On the surface, ABC’s hit '90s sitcom Home Improvement is wholesome family entertainment. The show follows the tool-obsessed Tim Taylor (Tim Allen), who instructs the viewers of his TV show, Tool Time, how to fix things around their houses - even though he continuously destroys his own home with a series of overpowered gadgets while his wife and sons look on. Peer a little deeper, though, and the disturbing hidden meanings of the show become clear.
The Home Improvement cast wouldn't admit this, but it's obvious throughout the show that Tim Taylor has lost his damn mind. If you spent the '90s watching Tim Taylor try to keep his family from falling apart, then you no doubt realize that Home Improvement is an existential hellscape. Home Improvement isn’t the only piece of popular entertainment with a potential dark side, but it is one of the few that seems to wear its contempt for its characters on its sleeve.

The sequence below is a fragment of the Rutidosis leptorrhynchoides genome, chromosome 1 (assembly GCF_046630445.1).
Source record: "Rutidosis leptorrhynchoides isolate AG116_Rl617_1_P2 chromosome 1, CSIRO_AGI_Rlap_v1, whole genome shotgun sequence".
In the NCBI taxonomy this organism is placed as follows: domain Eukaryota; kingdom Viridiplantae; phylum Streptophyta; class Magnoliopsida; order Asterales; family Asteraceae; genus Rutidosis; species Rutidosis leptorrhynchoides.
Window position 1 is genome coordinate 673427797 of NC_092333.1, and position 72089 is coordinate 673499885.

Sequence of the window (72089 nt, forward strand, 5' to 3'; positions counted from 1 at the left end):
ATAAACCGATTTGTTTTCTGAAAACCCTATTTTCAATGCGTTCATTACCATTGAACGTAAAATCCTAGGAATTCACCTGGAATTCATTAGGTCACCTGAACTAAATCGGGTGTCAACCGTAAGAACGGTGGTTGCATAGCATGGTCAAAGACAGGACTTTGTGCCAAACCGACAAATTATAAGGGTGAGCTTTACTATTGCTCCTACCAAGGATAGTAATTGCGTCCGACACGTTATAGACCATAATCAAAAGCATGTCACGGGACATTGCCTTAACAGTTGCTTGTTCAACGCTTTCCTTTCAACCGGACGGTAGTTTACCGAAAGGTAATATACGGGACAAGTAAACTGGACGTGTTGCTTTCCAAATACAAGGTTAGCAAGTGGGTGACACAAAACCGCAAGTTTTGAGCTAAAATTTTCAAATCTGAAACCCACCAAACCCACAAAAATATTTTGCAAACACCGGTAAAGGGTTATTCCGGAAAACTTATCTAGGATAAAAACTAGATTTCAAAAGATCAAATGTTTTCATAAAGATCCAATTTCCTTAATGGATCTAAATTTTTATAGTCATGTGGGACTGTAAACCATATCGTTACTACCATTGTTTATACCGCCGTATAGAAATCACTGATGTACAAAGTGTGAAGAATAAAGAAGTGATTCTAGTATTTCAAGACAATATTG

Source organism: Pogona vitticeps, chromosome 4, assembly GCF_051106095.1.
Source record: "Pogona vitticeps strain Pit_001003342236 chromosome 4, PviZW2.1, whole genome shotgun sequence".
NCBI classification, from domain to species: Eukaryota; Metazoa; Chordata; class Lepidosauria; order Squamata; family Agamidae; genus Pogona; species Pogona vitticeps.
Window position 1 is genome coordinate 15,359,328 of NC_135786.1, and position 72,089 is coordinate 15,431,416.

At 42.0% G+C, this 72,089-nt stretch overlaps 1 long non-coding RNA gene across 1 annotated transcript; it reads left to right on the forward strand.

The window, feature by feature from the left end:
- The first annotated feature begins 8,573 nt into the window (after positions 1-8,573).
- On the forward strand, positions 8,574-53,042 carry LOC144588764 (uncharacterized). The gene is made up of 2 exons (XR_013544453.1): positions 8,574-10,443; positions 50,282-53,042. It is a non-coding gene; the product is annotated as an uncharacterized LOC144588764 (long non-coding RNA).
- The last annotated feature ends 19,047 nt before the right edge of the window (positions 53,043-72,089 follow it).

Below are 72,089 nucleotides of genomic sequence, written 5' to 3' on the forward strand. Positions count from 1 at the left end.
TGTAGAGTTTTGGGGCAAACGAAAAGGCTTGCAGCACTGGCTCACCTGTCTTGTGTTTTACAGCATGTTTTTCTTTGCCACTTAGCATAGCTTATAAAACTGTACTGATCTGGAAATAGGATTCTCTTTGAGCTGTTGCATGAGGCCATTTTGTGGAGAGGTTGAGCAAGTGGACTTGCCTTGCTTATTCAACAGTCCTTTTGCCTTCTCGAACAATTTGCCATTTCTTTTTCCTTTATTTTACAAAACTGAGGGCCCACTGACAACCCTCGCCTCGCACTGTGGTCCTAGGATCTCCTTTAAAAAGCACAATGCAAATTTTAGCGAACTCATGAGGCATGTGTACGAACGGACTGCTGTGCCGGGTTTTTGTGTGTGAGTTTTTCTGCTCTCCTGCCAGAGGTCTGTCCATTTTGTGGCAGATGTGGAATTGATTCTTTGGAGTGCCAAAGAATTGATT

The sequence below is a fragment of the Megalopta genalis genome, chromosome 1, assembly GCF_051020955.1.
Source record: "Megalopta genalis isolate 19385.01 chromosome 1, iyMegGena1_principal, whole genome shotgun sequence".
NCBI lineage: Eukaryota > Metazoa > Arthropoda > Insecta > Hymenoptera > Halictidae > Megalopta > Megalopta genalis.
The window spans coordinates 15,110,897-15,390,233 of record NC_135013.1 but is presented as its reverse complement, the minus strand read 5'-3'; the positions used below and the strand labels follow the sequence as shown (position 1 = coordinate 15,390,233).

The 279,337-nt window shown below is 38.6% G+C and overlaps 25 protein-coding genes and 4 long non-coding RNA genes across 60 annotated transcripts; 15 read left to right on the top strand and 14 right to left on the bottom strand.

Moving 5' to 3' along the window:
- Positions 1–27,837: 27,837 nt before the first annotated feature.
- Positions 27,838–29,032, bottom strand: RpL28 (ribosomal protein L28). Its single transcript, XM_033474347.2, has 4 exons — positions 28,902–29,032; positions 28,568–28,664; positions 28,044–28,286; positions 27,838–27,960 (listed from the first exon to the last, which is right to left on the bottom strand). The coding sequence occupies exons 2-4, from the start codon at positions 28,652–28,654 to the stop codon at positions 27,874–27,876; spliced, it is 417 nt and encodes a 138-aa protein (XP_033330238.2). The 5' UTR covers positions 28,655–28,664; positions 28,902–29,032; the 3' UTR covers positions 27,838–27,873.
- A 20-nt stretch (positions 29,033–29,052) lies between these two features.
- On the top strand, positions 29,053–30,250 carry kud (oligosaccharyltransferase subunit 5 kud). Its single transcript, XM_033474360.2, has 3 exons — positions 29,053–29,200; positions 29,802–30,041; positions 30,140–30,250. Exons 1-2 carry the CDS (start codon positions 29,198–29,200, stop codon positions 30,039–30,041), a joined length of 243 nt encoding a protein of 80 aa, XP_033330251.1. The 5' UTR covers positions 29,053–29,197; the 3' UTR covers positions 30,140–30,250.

The horrifying things about Home Improvement not only stem from Tim’s apparent hatred for his family and paranoia about his wife’s desire to find a life outside the home, but also from the possibility that the events of the plot were all imagined as part of Tim's mental collapse. Out of all the sitcoms stricken with ennui, Home Improvement may be the most existentially frayed, and its self-destructive nature is well worth exploring.